Finding adventure on the Lost Island

The warm breeze brush over my skin while I admire the breathtaking sunset that surrounds me. On one side there are vast Pacific Ocean and on the other side lush green rugged mountains and jungle of Nadi, Fiji. This is the start line for the first Lost Island Ultra (www.lostislandultra.com). A 220km five day stage race crossing the Nadi island in Fiji. Over the next few days runners from thirteen different counties are going to race and explore this island like no one has done before. Well, except for the race directors and his support crew who was constantly making the routes to ensure everything is safe for the runners.

The Lost Island Ultra has five stages:

Stage 1: Degei “Serpent God” 40km – Snaking its way around the Nakauvadra Range which is associated with the Serpent God.

Stage 2: Rerevaka “Fear” 50km – Tropical Forest and untouched single tracks.

Stage 3: Bulu “World of Spirits” 35km – A mysterious stage of single track and wild grassy hills.

Stage 4: Bati “Warrior” 80km – heading down river through the highlands and on to your camp on the hill fort overlooking Sigatoka River.

Stage 5: Baravi “Beach” 15km – Railway tracks, grass hills and sand dunes

Or at least that was what I signed up for. The weather gods had something else up there sleeves. The race got postpone by one day due to cyclone Jose hitting the island causing widespread flooding and causing access issues for the race organisers.

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Day one, the sun beams prick the back of my arms while we battle up the steep grassy hills and slipping down the muddy paths to get rewarded with a cool stream meandering it’s way though the mountains. It was a tough opening stage but the constant changing scenery and  my company was distracting me from the hard work.

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Tonight a local village was going to house us in the village hall so no need for tents! Staying in the village was amazing.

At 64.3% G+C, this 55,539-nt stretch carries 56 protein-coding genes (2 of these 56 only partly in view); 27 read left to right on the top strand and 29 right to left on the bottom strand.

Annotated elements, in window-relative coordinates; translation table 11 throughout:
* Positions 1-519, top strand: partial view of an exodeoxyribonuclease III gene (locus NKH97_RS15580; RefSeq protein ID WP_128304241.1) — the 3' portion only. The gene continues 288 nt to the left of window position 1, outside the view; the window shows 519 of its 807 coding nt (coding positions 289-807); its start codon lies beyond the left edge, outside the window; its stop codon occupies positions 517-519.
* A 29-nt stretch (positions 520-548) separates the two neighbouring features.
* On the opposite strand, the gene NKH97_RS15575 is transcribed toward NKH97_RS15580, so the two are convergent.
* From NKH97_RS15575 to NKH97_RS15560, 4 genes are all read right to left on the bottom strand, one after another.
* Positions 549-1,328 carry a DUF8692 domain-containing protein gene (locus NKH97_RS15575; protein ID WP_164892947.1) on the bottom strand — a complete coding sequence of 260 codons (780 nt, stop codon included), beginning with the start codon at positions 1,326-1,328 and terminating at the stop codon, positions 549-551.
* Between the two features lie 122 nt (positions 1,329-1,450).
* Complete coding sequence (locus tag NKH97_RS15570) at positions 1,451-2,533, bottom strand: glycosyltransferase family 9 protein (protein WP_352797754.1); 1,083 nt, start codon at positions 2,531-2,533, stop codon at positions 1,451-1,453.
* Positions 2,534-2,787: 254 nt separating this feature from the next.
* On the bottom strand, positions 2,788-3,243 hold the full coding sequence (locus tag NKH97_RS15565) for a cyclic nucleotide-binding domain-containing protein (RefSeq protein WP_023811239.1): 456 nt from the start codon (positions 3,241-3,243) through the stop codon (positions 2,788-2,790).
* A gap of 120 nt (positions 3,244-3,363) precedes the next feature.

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After cooling down in the river and prepping our stuff for the next day we joined the villagers dressed in our Sulu’s (similar to a sarong) to respect their culture for dinner, fruit, rice, pasta and whatever you brought with you. That was dinner every night followed by porridge if you could stomach it. I took baby food to camouflage the monotony of the oats.

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Day two was technical jungle trails and my favourite part of the race.

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The locals was asked to sweep the race and make sure we cross safely. Simi, one of the locals decided to turn himself into our personal tour guide.

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He was a local farmer and told us about how to plant and harvest grog (turmeric), sugar cane and Kava a local root used for the Kava ceremony. The Kava ceremony is a local tradition where the Kava root is presented to the head of the village when visiting them. He also gave us these “fat bananas” which he called “watta” which was a welcome snack after a long muddy jungle section.

Simi was a true gentleman trying to catch me every time I fell and trying to pull me out of the knee dept mud. It was interesting to listen to him talking about the land and how they have this fine balance between humans and nature as well as his total inability to grasp why we would come to their land just to run across it.